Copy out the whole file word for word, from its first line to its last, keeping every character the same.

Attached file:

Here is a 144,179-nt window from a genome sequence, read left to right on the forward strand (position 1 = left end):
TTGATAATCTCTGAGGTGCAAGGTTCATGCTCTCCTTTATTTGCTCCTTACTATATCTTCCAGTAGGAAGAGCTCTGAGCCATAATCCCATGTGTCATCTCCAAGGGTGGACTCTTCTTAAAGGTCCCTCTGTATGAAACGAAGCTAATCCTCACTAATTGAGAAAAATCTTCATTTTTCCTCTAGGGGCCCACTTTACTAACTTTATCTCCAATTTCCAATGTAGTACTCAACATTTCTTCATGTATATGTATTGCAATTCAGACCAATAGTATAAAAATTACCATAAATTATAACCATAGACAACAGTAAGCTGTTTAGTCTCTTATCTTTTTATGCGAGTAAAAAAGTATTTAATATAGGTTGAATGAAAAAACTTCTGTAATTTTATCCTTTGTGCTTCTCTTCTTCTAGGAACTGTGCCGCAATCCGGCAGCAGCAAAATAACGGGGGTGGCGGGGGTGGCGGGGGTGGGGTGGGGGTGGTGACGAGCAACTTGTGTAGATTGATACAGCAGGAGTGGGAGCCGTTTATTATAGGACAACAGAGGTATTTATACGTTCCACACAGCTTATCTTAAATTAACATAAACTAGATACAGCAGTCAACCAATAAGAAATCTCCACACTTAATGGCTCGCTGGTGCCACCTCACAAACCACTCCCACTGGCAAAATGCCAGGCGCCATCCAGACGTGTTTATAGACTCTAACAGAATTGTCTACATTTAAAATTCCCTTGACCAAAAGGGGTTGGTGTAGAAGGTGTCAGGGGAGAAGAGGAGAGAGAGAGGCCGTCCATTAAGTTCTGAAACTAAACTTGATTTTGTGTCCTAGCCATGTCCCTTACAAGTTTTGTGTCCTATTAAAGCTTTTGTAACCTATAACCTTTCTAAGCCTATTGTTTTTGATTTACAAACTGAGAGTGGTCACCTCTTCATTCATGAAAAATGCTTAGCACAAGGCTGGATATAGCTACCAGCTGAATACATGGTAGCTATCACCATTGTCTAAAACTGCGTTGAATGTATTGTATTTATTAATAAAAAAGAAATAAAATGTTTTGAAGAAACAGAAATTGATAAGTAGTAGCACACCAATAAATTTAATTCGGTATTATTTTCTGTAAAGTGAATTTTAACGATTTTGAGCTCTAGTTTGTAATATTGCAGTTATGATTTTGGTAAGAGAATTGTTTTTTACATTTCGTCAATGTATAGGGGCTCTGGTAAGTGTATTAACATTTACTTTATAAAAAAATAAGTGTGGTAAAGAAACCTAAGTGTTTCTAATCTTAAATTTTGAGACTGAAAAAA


Here is a 144,179-nt window from a genome sequence, read left to right on the forward strand (position 1 = left end):
TTGATAATCTCTGAGGTGCAAGGTTCATGCTCTCCTTTATTTGCTCCTTACTATATCTTCCAGTAGGAAGAGCTCTGAGCCATAATCCCATGTGTCATCTCCAAGGGTGGACTCTTCTTAAAGGTCCCTCTGTATGAAACGAAGCTAATCCTCACTAATTGAGAAAAATCTTCATTTTTCCTCTAGGGGCCCACTTTACTAACTTTATCTCCAATTTCCAATGTAGTACTCAACATTTCTTCATGTATATGTATTGCAATTCAGACCAATAGTATAAAAATTACCATAAATTATAACCATAGACAACAGTAAGCTGTTTAGTCTCTTATCTTTTTATGCGAGTAAAAAAGTATTTAATATAGGTTGAATGAAAAAACTTCTGTAATTTTATCCTTTGTGCTTCTCTTCTTCTAGGAACTGTGCCGCAATCCGGCAGCAGCAAAATAACGGGGGTGGCGGGGGTGGCGGGGGTGGGGTGGGGGTGGTGACGAGCAACTTGTGTAGATTGATACAGCAGGAGTGGGAGCCGTTTATTATAGGACAACAGAGGTATTTATACGTTCCACACAGCTTATCTTAAATTAACATAAACTAGATACAGCAGTCAACCAATAAGAAATCTCCACACTTAATGGCTCGCTGGTGCCACCTCACAAACCACTCCCACTGGCAAAATGCCAGGCGCCATCCAGACGTGTTTATAGACTCTAACAGAATTGTCTACATTTAAAATTCCCTTGACCAAAAGGGGTTGGTGTAGAAGGTGTCAGGGGAGAAGAGGAGAGAGAGAGGCCGTCCATTAAGTTCTGAAACTAAACTTGATTTTGTGTCCTAGCCATGTCCCTTACAAGTTTTGTGTCCTATTAAAGCTTTTGTAACCTATAACCTTTCTAAGCCTATTGTTTTTGATTTACAAACTGAGAGTGGTCACCTCTTCATTCATGAAAAATGCTTAGCACAAGGCTGGATATAGCTACCAGCTGAATACATGGTAGCTATCACCATTGTCTAAAACTGCGTTGAATGTATTGTATTTATTAATAAAAAAGAAATAAAATGTTTTGAAGAAACAGAAATTGATAAGTAGTAGCACACCAATAAATTTAATTCGGTATTATTTTCTGTAAAGTGAATTTTAACGATTTTGAGCTCTAGTTTGTAATATTGCAGTTATGATTTTGGTAAGAGAATTGTTTTTTACATTTCGTCAATGTATAGGGGCTCTGGTAAGTGTATTAACATTTACTTTATAAAAAAATAAGTGTGGTAAAGAAACCTAAGTGTTTCTAATCTTAAATTTTGAGACTGAAAAAA